For many of us, alcohol factors into our lives on a regular basis, whether that’s the occasional Saturday night out on the town or a glass of wine with dinner in the evening. We all know that moderation is the key when it comes to alcohol consumption, and the dreaded hangover serves as a nasty reminder to just why we should err on the side of caution when it comes to indulging in a tipple or two.
It is easy to fall into bad drinking habits, though, without realising the extent of our consumption. Everyday situations can involve totting up a few more units than we would ideally like, especially when our work-life invariably involves socialising. Hangovers aside, we have to be realistic about the long-term effects of alcohol, especially as drinking alcohol regularly poses significant health risks, some more serious than others.
Is alcohol affecting my health?
The simple answer is yes, especially if you regularly exceed the Government’s recommended alcohol unit guidelines (2-3 units a day for women and 3-4 units a day for men). For the majority of us, however, we all know when we have been overindulging a bit too regularly and we generally try to follow up a period of ‘binge drinking’ such as holidays or Christmas, with a dry time to give our bodies a well-needed rest.
Is the liver the main area for concern when it comes to alcohol?
If you consume alcohol on a daily basis you will undoubtedly be putting stress on your liver. Liver disease becomes more of a risk when you regularly exceed the recommended daily units. So much so that over the last decade there has been a 25% increase of deaths caused by liver disease in this country alone.
You can be a heavy drinker for twenty years and not notice any effects of liver disease, which is why it is crucial to ensure that you organise a private screening before symptoms escalate, so you can see what state of health your liver is in. There are two stages of liver disease, early symptoms include:
- Abdominal pains
Symptoms of more advanced stages of liver disease can include:
- Jaundice (yellow skin)
- Vomiting blood
- Loss of appetite
- Easy bruising
- Swelling of the legs ankles, or abdomen
- Liver cancer
- Bleeding in the gut
- Heightened sensitivity to alcohol and medical and recreational drugs
How does alcohol affect the heart?
Regularly drinking too much alcohol can lead to high blood pressure, especially if you have gained excess weight as a result of drinking. It can also result in abnormal heart rhythms and, in time, damage to the heart muscle.
Am I more likely to develop diabetes if I drink alcohol?
Heavy drinking goes hand in hand with diabetes on a number of levels:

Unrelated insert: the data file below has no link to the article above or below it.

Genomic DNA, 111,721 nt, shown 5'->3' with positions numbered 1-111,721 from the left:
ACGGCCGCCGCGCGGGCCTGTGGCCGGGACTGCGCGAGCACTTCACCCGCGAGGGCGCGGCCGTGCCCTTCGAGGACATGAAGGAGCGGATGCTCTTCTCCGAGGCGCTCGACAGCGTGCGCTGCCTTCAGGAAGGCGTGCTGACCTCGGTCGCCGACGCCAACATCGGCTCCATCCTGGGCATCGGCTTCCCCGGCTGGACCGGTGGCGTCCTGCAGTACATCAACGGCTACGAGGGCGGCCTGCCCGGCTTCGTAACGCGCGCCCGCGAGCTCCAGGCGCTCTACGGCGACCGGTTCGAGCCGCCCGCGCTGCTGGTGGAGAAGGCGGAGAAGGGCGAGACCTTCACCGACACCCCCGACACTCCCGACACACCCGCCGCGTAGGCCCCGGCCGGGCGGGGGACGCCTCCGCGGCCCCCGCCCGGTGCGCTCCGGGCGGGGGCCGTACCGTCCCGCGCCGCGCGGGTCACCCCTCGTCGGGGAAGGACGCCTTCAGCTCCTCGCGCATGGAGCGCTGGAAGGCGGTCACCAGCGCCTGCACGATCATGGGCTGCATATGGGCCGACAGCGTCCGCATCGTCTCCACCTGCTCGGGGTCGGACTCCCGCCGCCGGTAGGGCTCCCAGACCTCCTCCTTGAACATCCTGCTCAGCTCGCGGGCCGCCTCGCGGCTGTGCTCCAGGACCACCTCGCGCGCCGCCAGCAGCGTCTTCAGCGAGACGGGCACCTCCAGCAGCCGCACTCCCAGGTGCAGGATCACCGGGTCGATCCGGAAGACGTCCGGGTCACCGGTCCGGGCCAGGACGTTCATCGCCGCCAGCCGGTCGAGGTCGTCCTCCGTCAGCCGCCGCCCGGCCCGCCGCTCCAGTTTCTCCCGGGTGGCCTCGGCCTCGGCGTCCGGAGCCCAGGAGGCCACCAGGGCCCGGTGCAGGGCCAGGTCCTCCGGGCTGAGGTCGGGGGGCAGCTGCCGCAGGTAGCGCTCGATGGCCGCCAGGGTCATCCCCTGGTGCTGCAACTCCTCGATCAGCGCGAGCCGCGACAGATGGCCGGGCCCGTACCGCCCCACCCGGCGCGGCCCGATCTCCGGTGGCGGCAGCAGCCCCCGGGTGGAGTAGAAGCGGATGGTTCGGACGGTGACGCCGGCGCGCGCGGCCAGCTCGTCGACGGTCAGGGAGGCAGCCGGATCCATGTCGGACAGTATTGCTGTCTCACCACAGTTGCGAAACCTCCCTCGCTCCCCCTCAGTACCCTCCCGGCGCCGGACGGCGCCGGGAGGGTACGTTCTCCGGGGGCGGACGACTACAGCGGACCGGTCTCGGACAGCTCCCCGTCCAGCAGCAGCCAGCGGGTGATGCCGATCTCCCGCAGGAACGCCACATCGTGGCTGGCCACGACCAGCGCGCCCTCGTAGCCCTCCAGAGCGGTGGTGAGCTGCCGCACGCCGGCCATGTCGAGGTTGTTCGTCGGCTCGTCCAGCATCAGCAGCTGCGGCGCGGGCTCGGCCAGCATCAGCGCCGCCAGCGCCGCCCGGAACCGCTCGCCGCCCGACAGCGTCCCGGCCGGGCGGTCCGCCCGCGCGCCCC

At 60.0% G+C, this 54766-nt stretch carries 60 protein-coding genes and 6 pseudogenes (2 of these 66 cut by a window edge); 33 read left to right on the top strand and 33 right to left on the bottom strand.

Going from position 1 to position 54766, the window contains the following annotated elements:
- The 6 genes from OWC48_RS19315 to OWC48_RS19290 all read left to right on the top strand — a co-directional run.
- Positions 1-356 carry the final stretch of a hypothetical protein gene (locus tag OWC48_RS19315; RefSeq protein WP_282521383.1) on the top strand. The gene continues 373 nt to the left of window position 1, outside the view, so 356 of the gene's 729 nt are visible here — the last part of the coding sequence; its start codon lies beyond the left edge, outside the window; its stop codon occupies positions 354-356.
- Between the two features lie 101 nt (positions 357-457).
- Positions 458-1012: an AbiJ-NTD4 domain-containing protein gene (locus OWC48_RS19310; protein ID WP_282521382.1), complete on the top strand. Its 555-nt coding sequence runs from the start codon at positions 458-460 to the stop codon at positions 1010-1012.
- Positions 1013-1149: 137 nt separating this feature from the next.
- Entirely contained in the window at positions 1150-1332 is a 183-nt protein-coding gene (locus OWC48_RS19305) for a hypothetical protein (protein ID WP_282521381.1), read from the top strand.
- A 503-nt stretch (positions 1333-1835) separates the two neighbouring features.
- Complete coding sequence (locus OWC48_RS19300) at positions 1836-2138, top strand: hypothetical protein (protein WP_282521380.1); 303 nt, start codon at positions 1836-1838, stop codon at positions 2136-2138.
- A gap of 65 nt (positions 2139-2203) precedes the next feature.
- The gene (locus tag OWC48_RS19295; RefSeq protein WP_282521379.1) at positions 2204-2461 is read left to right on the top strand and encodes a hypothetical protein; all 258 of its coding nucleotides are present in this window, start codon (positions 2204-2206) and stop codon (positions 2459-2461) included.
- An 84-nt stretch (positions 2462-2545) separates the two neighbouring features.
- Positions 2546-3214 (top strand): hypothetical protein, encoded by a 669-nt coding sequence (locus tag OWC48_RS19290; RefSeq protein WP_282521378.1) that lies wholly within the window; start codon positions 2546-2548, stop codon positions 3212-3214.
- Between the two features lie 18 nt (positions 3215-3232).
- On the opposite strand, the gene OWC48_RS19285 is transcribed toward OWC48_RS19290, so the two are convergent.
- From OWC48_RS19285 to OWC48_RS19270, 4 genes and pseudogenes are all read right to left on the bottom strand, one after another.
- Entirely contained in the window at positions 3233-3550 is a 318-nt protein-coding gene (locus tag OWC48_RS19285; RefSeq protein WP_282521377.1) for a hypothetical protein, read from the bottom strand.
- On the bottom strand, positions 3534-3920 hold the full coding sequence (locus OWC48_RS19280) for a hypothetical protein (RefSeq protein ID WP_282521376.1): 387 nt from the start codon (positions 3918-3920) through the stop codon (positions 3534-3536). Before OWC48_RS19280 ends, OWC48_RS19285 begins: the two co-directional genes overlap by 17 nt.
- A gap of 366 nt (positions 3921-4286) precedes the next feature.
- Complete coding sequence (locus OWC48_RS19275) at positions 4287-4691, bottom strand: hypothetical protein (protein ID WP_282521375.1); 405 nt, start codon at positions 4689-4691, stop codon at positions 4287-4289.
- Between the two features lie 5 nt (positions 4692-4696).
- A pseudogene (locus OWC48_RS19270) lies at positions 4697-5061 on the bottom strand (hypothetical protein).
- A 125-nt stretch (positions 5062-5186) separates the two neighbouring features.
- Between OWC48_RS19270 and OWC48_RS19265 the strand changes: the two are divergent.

- Firstly, excessive amounts of alcohol can reduce the body’s sensitivity to insulin, which in turn can trigger type 2 diabetes.
- Secondly, heavy drinking causes chronic pancreatitis, of which diabetes is a common side effect.
- Thirdly, alcohol is extremely calorific and can result in considerable weight gain, again increasing the risk of developing type 2 diabetes.
Is mental health affected by alcohol?
It is a viscous circle when it comes to alcohol and depression as we often drink to relax, whereas the actuality is that alcohol is a depressant and can actually make you feel more anxious. Long-term heavy drinking can upset the balance in the brain, causing problems such as memory loss, depression and in some cases suicide.
Once heavy drinking has developed into alcoholism, a person becomes physically and mentally addicted to alcohol which means without it, a person can become anxious, nauseous, irritable, have trouble sleeping, have uncontrollable shaking and experience excessive sweating. Alcoholism can also impact on the mental health of an alcoholic’s family and friends, causing great distress, anxiety and worry for loved ones.
Can alcohol be linked to cancer?
Yes, in fact, seven different types of cancer are directly linked to alcohol. Liver and bowel cancer are the most common types of cancer brought about by heavy drinking, however, mouth and throat cancer is greatly increased by drinking alcohol alongside smoking. Breast cancer can also be a symptom of alcohol abuse.
How can I find out if my drinking habits are affecting my health?
If you are worried that your alcohol consumption may be affecting your health, or even if you want a bit of an MOT to ensure that you are being as clean living as you think, it’s advisable to arrange a private Alcohol Risk Health Screening with Pall Mall Medical. This will highlight any areas of concern and ensure that any issues can be addressed sooner rather than later.
Alcohol support resources
Drinkaware – For advice on alcohol and health including information on units and binge drinking.
Alcohol Concern – A national UK charity focused on reducing the harm caused by alcohol.
Al-Anon Family Groups – Provide support to anyone affected by someone else’s drinking.